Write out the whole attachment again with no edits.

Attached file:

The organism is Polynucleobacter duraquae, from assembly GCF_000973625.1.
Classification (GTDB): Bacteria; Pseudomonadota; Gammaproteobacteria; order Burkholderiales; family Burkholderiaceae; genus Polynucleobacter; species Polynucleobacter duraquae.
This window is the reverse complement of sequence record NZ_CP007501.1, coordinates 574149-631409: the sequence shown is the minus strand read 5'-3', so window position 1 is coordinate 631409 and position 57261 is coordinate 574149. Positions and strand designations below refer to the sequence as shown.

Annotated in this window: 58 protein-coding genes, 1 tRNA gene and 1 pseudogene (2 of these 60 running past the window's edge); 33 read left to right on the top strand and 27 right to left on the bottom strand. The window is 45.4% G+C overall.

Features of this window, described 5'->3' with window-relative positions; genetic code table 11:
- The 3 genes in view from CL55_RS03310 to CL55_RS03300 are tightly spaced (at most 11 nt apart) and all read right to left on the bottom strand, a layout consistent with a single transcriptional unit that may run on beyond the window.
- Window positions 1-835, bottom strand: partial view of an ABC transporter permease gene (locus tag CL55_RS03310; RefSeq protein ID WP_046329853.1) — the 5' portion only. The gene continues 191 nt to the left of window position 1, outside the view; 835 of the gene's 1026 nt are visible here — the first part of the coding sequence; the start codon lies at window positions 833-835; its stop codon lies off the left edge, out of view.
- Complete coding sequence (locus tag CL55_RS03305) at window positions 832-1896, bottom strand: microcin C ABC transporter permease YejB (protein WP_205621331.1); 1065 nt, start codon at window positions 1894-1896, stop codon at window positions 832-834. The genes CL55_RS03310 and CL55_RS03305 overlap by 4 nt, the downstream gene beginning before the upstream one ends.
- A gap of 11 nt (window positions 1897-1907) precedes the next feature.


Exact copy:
The organism is Polynucleobacter duraquae, from assembly GCF_000973625.1.
Classification (GTDB): Bacteria; Pseudomonadota; Gammaproteobacteria; order Burkholderiales; family Burkholderiaceae; genus Polynucleobacter; species Polynucleobacter duraquae.
This window is the reverse complement of sequence record NZ_CP007501.1, coordinates 574149-631409: the sequence shown is the minus strand read 5'-3', so window position 1 is coordinate 631409 and position 57261 is coordinate 574149. Positions and strand designations below refer to the sequence as shown.

Annotated in this window: 58 protein-coding genes, 1 tRNA gene and 1 pseudogene (2 of these 60 running past the window's edge); 33 read left to right on the top strand and 27 right to left on the bottom strand. The window is 45.4% G+C overall.

Features of this window, described 5'->3' with window-relative positions; genetic code table 11:
- The 3 genes in view from CL55_RS03310 to CL55_RS03300 are tightly spaced (at most 11 nt apart) and all read right to left on the bottom strand, a layout consistent with a single transcriptional unit that may run on beyond the window.
- Window positions 1-835, bottom strand: partial view of an ABC transporter permease gene (locus tag CL55_RS03310; RefSeq protein ID WP_046329853.1) — the 5' portion only. The gene continues 191 nt to the left of window position 1, outside the view; 835 of the gene's 1026 nt are visible here — the first part of the coding sequence; the start codon lies at window positions 833-835; its stop codon lies off the left edge, out of view.
- Complete coding sequence (locus tag CL55_RS03305) at window positions 832-1896, bottom strand: microcin C ABC transporter permease YejB (protein WP_205621331.1); 1065 nt, start codon at window positions 1894-1896, stop codon at window positions 832-834. The genes CL55_RS03310 and CL55_RS03305 overlap by 4 nt, the downstream gene beginning before the upstream one ends.
- A gap of 11 nt (window positions 1897-1907) precedes the next feature.